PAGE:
Hiring remote workers can be a great way to keep overhead low and to increase productivity. However, telecommuting isn’t magic, and it doesn’t shield you from the high costs of making the wrong hiring decision.
Following the five best practices below, however, will help you increase your chances of forming a long and productive relationship with your next hire.
Get Face-to-Face At Least Once
When you’re dealing with remote workers there’s always a temptation to handle everything over e-mail. But e-mail can’t communicate the nuances of a prospect’s personality.
While face-to-face interviews aren’t the be-all and end-all of making good hiring decisions they still help. So make sure you load up your favourite video conferencing software for the interview.
Culture Still Matters
Imagine you’re a fast, furious, nimble company. Priorities change daily. Decisions must be made on the fly. Employees must roll with the punches.
Now imagine offering a job to a highly organised person who likes lists, schedules, and deadlines. The hire might be fantastic at what he or she does, but you’re not going to be happy, and neither will the employee.
Or, to offer another example, imagine placing a task based employee in a company which runs primarily on discussions and relationships. This employee will gnash teeth at the “wasted time” while you feel frustrated over the “antisocial attitude.”
Stop to think about what the day-to-day reality of your company really looks like. Then look for hires who will enjoy that environment and thrive in it.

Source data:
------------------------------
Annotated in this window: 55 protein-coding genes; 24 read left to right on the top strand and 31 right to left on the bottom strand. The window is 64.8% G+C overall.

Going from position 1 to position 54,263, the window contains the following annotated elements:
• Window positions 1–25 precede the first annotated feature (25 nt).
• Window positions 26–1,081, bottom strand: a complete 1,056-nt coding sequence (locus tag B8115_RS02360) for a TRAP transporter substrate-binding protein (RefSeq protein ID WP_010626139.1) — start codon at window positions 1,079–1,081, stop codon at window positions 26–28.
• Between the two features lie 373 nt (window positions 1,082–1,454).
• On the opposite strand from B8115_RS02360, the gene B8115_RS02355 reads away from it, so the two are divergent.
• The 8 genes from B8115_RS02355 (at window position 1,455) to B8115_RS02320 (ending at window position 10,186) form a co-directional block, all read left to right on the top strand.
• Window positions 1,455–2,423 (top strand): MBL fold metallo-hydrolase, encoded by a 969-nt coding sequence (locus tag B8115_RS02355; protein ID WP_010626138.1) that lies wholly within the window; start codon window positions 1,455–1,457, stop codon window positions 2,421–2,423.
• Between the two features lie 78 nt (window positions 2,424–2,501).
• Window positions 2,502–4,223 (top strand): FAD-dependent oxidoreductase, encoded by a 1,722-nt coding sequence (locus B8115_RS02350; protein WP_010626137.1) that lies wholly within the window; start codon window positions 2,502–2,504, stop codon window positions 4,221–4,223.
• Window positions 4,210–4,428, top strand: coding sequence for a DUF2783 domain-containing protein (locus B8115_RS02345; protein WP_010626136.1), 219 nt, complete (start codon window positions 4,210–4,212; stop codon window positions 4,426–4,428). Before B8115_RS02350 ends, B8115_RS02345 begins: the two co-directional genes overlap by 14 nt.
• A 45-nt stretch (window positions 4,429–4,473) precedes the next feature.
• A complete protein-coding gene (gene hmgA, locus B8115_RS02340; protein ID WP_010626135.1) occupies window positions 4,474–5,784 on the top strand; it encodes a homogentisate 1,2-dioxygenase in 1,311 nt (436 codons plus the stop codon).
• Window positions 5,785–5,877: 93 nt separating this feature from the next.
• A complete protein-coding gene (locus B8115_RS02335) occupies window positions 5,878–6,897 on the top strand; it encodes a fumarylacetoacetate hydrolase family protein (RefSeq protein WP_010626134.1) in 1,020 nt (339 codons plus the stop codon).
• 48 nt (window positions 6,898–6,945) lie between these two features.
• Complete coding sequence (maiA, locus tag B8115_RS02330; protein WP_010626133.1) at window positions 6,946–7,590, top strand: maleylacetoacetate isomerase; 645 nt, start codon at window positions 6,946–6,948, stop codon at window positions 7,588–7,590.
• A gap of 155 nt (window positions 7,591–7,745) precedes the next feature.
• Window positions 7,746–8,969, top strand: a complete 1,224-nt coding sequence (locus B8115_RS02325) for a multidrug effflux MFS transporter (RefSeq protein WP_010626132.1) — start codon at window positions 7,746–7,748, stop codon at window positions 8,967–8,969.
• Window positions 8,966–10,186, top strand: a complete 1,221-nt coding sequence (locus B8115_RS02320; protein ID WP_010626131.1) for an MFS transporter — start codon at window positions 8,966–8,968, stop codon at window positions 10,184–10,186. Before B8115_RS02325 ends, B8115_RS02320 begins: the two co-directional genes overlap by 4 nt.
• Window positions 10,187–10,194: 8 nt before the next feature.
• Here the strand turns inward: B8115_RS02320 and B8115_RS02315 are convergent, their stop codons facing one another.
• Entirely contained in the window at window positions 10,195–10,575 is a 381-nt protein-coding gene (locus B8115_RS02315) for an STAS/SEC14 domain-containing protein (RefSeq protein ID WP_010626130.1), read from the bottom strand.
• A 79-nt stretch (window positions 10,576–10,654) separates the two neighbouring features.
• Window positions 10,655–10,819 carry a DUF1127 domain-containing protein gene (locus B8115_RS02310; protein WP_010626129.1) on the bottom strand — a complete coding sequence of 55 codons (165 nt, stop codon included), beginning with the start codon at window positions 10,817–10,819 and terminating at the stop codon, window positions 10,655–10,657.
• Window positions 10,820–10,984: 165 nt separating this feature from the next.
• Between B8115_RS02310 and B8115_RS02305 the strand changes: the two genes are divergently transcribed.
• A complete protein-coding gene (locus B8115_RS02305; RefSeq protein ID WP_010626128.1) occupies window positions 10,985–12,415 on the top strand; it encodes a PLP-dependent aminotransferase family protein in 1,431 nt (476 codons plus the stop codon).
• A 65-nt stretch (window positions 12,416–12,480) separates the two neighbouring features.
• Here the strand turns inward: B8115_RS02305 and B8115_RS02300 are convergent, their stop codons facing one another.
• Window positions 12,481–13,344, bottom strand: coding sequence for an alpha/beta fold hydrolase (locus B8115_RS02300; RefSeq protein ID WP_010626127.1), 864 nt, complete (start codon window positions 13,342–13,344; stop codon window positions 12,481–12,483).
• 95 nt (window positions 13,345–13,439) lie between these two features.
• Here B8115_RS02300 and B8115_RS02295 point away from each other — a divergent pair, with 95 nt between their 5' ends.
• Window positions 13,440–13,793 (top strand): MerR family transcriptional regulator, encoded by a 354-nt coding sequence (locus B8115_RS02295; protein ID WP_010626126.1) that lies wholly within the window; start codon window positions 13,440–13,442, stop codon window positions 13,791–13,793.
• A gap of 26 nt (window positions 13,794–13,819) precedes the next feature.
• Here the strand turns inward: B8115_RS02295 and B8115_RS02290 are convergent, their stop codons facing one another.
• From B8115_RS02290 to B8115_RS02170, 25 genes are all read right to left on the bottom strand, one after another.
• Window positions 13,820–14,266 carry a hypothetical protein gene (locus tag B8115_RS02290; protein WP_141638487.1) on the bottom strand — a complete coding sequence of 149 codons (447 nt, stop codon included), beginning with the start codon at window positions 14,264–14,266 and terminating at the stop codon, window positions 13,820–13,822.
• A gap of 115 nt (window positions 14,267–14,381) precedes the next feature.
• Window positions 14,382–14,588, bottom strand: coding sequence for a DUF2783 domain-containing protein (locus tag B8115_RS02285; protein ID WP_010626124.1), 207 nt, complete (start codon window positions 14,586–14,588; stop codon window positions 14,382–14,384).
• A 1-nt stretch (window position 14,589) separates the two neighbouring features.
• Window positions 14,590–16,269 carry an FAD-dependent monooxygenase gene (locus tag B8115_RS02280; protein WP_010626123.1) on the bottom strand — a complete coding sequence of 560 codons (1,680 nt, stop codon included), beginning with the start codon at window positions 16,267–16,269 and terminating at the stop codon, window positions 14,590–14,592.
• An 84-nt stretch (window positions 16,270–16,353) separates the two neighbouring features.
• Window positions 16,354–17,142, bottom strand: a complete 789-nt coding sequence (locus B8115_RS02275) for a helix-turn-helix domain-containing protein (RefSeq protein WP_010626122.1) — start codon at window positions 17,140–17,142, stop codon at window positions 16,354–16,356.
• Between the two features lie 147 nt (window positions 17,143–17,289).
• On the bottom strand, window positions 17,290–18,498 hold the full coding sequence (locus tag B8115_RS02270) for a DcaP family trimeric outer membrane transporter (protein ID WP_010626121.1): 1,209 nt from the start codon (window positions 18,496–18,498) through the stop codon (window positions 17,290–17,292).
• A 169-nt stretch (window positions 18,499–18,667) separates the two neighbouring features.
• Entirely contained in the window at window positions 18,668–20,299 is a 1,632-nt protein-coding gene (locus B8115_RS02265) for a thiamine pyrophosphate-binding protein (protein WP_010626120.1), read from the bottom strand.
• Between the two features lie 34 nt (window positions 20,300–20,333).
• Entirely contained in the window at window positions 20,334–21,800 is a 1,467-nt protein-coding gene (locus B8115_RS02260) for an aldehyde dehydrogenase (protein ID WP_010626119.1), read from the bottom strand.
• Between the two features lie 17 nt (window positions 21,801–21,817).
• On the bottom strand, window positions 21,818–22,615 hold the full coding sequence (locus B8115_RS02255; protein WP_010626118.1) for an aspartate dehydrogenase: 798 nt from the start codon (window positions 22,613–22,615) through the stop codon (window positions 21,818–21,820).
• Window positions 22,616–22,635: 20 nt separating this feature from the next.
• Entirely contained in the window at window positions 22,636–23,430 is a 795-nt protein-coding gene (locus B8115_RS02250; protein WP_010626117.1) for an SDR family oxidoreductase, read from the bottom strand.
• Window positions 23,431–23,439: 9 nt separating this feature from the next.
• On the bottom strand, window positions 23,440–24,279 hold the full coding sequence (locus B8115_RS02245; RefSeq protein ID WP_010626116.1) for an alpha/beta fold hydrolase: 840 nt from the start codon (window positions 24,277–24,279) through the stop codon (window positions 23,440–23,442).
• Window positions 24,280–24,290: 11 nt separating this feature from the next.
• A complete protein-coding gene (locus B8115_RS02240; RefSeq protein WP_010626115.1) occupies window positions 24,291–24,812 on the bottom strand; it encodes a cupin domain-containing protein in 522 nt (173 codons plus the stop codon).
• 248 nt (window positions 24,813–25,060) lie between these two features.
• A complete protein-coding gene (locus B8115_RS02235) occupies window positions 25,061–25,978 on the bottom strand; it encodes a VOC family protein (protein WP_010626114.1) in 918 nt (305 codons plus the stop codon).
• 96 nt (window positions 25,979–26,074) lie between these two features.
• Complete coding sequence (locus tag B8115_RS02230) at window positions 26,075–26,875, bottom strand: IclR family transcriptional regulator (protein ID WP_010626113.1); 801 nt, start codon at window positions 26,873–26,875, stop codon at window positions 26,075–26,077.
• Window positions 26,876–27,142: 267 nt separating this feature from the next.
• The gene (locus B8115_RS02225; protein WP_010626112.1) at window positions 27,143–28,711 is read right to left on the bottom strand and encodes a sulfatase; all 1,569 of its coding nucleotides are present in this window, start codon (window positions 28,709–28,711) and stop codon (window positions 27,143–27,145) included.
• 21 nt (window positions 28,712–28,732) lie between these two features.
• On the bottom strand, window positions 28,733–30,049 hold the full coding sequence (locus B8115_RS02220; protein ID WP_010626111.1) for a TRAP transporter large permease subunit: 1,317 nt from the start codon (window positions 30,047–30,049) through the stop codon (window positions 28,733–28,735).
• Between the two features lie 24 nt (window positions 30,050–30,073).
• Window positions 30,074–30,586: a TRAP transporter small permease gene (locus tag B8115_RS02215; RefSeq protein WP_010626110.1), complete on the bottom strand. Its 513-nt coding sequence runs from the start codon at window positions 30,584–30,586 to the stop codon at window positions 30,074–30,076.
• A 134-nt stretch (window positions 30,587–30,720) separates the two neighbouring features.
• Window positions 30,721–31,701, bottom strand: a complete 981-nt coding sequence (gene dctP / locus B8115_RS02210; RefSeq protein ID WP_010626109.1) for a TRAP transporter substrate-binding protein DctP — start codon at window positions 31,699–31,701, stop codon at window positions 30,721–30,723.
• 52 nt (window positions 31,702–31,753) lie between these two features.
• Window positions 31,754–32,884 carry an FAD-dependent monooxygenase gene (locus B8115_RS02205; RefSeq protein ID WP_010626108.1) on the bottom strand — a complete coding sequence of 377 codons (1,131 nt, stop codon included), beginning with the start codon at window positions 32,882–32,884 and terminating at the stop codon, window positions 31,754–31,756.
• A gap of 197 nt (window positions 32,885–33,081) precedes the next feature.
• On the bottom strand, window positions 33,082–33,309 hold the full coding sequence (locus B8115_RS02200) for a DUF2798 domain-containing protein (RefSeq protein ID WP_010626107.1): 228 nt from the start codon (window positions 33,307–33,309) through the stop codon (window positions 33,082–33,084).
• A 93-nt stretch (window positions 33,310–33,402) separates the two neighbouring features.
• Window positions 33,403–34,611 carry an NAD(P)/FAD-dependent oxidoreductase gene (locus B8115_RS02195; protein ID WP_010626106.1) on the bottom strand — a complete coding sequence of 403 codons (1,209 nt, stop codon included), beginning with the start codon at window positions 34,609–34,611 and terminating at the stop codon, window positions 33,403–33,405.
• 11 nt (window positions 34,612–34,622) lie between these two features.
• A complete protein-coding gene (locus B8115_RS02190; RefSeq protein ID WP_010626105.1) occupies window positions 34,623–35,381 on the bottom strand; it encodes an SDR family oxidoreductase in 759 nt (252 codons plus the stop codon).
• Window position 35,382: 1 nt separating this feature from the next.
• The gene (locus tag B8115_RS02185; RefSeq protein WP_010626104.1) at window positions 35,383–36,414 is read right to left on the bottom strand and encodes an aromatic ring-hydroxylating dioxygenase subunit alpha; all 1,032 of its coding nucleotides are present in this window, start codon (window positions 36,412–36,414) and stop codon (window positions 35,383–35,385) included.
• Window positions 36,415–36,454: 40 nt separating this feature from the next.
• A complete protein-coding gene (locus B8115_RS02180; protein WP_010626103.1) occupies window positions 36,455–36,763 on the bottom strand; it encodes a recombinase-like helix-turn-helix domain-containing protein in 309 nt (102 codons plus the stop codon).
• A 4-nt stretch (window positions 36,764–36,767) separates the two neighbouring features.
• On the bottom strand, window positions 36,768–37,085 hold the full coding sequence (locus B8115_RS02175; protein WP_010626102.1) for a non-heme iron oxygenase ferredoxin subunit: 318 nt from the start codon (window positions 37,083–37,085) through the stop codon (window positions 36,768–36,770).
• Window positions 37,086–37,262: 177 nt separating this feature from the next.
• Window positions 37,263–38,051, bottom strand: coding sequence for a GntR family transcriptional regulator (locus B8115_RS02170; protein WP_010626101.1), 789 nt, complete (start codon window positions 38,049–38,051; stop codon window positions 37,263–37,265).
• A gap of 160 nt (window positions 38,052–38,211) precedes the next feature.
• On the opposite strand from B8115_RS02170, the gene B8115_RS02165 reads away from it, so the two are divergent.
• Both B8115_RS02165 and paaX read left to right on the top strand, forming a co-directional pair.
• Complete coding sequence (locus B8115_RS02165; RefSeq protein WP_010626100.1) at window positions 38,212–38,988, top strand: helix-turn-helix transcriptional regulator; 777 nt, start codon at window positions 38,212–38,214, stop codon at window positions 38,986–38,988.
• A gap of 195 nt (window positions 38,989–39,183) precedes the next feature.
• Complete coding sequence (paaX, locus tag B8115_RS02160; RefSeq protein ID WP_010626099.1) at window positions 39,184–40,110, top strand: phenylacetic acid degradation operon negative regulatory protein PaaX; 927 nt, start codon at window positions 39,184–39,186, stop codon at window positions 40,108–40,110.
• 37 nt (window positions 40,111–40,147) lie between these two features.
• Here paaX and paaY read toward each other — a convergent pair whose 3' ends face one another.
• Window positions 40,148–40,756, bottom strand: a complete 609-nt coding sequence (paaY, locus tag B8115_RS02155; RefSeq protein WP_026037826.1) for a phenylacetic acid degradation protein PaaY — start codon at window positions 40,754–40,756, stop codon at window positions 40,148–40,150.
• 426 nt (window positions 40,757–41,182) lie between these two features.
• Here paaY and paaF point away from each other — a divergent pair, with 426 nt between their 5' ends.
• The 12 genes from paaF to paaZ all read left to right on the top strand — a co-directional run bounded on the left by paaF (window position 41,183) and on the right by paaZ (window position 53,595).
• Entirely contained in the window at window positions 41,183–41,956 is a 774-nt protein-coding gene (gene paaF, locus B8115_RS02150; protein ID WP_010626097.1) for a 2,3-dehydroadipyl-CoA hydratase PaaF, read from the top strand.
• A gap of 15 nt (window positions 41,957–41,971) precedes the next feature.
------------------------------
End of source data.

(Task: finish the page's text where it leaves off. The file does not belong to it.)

Reduce or Eliminate Training Time
In an office environment you have the option of skimping on some skills in favor of a good, enthusiastic cultural fit. You always have the option of offering on-the-job training.
This option disappears when you are dealing with remote workers. Remote workers should know 90% of what they need to know before they get started. Everything else should just be “the way we do things.”
Make sure you have a good method for matching skills to roles (like the algorithm-driven methods The Search Party provides). You won’t be there to supervise or catch mistakes. You need to know this person can hit the ground running and make things happen without much handholding.
Check for Readiness
You don’t want to hire a remote worker who has to scramble to get to the library each day because he or she doesn’t have a reliable Internet connection at home. You also don’t want to hire a remote worker who isn’t a self-starter by nature.
Again, there just isn’t any room for handholding or babysitting when telecommuting is involved.
Find out what the employee’s technical set up is. Then find out how he or she organizes and plans a day so that you’ll know how they go about getting things done.
Look for Amazing Communication Skills
You don’t want to assign a project only to feel as though it has disappeared into a black hole. Find out how the employee will keep you updated.
If you have tools in place for updates, like Basecamp, make sure the employee is comfortable using them. You should also make sure the employee understands why it’s so important to use these tools–you have to know what’s going on.
You also want to know the employee is capable of communicating challenges, suggestions, and solutions when necessary. Most of this communication will be written, so look for strong writing skills as well as the confidence such communication demands.
Most companies who choose to offer telecommuting options do have very positive experience, so don’t be afraid to embrace this 21st century working style. Just make sure you’re adjusting your hiring style to match!